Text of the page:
Applies Rene Girard’s mimetic theory to a study of Frodo’s motivations and role models in the early phases of The Lord of the Rings. Tolkien’s incorporation of extensive background material deepens our understanding of his main characters, most of all his central hero, Frodo. Commonly described as “role-models,” external mediators work to pacify relations in a community, and act to endow individuals with meaning, purpose, and direction they otherwise would not have. By the imitation of role-models, Frodo, Sam, Pippin, and Merry become real to Tolkien’s readers by comparison and contrast to Bilbo Baggins, Gildor and his high elves, Tom Bombadil and ultimately, the long-lost Eärendil. Tolkien arrived at similar insights to Girard by drawing upon his legacy of classical and Catholic education.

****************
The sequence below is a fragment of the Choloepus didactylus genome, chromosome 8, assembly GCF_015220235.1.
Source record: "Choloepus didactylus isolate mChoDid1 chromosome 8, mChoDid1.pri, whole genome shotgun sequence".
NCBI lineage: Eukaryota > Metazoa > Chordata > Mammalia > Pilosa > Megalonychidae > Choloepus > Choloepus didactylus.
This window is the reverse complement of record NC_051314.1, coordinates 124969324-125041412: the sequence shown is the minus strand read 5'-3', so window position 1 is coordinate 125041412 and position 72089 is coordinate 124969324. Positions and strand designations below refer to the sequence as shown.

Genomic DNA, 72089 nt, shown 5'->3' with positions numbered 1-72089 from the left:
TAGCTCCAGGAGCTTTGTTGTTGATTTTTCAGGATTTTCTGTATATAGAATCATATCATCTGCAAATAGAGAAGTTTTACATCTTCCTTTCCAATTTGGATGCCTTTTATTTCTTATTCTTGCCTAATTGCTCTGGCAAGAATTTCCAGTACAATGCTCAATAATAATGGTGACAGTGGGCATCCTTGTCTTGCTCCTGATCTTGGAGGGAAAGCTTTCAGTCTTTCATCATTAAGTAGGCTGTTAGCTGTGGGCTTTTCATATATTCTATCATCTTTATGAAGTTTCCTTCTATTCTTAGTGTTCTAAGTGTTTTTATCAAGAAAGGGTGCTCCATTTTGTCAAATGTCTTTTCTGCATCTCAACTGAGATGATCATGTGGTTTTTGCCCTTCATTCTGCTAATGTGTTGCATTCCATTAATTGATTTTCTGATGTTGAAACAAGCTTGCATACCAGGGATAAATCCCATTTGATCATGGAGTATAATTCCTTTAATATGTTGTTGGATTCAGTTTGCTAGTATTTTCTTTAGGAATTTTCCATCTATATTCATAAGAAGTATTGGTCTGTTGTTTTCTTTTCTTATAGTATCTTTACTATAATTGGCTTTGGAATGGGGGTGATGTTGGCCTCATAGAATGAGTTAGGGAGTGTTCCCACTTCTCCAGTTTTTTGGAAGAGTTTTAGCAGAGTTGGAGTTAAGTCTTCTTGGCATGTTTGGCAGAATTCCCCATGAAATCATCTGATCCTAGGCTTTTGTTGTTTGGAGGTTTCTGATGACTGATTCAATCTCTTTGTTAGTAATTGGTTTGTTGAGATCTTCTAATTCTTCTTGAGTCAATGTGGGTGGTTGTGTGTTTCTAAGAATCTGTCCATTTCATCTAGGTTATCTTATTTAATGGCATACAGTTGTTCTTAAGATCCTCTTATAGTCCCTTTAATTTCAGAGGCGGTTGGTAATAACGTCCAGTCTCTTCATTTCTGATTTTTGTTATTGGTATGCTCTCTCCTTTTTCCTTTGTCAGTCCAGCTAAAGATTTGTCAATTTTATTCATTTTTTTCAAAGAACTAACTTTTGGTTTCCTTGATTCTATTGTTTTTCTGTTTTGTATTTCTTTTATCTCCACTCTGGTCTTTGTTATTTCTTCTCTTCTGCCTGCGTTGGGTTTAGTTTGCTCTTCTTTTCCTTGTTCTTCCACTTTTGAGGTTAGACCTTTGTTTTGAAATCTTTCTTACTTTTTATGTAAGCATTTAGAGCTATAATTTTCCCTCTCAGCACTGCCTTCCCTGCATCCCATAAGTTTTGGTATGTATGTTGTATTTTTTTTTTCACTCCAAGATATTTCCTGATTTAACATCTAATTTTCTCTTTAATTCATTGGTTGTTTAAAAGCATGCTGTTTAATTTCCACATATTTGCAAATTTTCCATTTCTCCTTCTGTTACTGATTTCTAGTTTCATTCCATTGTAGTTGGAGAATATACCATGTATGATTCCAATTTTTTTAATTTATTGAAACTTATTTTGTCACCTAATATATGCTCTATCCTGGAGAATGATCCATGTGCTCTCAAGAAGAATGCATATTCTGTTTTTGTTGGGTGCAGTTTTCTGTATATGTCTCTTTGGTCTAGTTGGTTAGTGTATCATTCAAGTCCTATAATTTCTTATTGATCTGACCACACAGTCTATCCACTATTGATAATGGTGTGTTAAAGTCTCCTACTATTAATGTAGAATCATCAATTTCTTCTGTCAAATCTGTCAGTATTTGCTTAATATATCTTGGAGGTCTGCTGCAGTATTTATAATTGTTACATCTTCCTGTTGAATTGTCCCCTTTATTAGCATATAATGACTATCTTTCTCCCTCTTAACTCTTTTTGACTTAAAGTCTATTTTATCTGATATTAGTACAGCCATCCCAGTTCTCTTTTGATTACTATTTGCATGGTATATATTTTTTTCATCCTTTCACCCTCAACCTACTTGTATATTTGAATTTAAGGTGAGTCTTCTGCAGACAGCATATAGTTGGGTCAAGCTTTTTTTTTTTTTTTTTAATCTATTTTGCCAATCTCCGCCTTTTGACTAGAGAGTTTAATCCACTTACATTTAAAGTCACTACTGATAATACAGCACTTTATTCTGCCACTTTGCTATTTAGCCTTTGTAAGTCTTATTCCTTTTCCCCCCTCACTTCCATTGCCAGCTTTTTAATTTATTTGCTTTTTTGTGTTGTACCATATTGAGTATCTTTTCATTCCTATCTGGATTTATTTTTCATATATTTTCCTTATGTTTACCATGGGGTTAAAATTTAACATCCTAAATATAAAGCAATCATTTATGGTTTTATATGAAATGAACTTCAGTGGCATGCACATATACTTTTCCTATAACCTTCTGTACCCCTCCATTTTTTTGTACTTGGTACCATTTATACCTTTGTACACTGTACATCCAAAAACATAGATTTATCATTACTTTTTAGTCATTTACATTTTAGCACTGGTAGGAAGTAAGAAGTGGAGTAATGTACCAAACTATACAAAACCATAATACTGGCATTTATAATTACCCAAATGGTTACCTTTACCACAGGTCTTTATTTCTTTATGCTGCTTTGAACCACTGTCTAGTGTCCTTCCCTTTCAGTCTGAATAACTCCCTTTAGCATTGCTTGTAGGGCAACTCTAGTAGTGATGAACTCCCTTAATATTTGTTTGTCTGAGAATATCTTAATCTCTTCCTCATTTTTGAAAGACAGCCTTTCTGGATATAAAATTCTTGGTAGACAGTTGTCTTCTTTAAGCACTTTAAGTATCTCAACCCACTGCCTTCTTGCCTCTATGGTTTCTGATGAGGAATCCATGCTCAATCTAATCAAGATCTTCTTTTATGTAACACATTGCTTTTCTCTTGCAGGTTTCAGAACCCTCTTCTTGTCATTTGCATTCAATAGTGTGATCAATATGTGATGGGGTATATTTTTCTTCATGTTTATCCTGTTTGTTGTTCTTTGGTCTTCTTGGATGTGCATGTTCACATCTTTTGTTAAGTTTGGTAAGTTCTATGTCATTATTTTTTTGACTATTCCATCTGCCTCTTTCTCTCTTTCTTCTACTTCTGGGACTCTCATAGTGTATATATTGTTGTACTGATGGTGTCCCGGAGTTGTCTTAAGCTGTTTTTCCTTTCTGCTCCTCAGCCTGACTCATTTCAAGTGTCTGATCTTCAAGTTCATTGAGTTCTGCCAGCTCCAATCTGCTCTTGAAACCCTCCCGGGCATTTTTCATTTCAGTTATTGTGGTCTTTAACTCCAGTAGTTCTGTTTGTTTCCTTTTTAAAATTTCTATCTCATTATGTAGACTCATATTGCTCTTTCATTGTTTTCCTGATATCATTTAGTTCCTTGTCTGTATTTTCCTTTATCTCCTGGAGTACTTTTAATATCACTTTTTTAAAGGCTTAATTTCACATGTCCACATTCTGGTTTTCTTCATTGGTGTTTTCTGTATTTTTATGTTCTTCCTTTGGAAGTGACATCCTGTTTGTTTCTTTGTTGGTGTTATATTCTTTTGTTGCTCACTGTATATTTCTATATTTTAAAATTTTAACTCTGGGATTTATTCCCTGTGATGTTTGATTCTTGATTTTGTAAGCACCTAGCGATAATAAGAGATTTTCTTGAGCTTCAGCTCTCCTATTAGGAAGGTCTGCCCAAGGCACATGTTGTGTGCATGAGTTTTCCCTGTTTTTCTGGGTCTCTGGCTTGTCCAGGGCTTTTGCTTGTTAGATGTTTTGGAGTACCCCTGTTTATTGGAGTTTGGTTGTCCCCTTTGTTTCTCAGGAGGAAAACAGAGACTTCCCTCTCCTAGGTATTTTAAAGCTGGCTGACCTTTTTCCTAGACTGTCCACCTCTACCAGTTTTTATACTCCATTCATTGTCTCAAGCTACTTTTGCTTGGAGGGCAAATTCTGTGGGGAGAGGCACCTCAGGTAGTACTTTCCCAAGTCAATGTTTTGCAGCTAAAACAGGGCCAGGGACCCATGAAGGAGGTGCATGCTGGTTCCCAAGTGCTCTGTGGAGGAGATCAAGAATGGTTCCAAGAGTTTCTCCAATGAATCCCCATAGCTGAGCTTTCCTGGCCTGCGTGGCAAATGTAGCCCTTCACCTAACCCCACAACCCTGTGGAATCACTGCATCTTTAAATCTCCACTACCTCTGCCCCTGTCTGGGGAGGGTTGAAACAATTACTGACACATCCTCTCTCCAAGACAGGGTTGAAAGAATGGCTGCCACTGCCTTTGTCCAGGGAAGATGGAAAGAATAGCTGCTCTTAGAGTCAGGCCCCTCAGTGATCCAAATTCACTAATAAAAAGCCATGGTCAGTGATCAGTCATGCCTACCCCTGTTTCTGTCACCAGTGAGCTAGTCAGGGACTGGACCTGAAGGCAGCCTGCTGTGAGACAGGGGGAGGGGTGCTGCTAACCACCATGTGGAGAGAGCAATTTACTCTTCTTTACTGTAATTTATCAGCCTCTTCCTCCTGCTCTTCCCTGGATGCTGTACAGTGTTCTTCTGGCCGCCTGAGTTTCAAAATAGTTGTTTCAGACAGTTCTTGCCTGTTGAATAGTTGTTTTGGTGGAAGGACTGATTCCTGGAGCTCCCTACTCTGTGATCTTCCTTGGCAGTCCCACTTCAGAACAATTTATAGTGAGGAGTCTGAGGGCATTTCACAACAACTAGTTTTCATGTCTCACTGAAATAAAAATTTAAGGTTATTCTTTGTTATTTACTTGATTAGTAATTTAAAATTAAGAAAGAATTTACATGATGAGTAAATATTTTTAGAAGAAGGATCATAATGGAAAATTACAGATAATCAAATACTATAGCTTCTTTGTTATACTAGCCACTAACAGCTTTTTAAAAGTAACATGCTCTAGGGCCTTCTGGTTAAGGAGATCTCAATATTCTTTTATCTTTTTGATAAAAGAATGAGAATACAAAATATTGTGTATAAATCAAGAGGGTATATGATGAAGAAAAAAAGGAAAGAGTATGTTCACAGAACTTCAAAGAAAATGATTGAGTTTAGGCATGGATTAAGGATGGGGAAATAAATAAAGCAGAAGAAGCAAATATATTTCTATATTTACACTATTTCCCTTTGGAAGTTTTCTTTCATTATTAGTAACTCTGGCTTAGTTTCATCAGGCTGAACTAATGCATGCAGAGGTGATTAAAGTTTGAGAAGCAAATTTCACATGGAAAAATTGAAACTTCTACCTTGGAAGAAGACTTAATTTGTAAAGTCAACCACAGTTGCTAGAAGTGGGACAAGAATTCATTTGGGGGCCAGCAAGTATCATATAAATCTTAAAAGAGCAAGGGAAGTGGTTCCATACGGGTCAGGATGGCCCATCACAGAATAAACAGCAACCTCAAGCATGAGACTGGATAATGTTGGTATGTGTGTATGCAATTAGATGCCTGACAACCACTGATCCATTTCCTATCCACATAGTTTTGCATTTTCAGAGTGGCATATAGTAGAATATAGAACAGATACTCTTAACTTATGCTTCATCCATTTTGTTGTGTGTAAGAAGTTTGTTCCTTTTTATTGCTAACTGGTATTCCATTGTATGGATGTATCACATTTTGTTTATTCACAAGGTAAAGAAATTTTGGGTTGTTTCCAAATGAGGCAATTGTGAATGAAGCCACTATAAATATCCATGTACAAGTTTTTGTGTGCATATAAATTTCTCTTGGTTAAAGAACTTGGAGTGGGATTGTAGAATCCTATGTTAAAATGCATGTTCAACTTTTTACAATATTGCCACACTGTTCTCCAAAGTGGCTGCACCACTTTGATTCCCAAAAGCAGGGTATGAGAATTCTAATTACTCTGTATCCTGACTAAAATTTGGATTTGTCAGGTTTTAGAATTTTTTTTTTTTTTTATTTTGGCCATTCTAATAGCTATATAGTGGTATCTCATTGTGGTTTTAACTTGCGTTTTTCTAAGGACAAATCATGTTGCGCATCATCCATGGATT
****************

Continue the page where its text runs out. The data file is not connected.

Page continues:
Copyright held by Artist



To view the content in your browser, please download Adobe Reader or, alternately,
you may Download the file to your hard drive.

NOTE: The latest versions of Adobe Reader do not support viewing PDF files within Firefox on Mac OS and if you are using a modern (Intel) Mac, there is no official plugin for viewing PDF files within the browser window.